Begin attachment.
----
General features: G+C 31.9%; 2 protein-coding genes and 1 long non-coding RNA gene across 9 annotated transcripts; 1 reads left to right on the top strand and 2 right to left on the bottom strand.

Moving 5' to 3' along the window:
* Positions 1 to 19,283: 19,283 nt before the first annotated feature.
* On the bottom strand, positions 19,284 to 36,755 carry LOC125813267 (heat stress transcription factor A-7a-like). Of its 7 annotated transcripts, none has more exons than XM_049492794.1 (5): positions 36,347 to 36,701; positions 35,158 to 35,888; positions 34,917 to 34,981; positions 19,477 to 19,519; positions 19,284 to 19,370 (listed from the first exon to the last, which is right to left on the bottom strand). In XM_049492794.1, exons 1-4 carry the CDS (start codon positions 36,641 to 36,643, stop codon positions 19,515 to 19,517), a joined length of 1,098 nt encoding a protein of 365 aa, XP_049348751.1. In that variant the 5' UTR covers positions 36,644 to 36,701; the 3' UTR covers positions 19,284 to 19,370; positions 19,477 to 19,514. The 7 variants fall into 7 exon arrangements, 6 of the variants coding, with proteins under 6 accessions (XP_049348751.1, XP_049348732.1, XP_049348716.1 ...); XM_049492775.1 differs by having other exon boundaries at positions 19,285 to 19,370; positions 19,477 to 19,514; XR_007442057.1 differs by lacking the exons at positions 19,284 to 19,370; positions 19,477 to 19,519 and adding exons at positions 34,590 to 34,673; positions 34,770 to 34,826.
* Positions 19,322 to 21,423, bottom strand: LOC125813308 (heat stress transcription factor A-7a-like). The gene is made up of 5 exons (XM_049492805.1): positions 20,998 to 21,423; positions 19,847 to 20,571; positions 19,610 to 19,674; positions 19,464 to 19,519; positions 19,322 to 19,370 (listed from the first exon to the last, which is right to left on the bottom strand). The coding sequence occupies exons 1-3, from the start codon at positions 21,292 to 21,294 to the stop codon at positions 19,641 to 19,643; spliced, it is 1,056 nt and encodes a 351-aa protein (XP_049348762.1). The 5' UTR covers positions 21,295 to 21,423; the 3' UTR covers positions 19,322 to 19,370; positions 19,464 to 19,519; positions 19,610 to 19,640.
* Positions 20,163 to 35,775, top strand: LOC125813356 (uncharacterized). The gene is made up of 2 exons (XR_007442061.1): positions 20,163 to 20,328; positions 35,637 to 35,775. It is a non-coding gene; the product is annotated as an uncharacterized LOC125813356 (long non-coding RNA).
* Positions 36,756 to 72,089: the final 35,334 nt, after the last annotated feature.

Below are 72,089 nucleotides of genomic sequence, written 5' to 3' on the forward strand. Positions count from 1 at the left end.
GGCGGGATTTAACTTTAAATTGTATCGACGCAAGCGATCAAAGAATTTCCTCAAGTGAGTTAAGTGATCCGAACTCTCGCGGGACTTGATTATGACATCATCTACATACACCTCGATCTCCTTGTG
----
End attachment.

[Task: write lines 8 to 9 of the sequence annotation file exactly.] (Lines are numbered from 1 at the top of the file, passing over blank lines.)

Below are 72,089 nucleotides of genomic sequence, written 5' to 3' on the forward strand. Positions count from 1 at the left end.
GGCGGGATTTAACTTTAAATTGTATCGACGCAAGCGATCAAAGAATTTCCTCAAGTGAGTTAAGTGATCCGAACTCTCGCGGGACTTGATTATGACATCATCTACATACACCTCGATCTCCTTGTG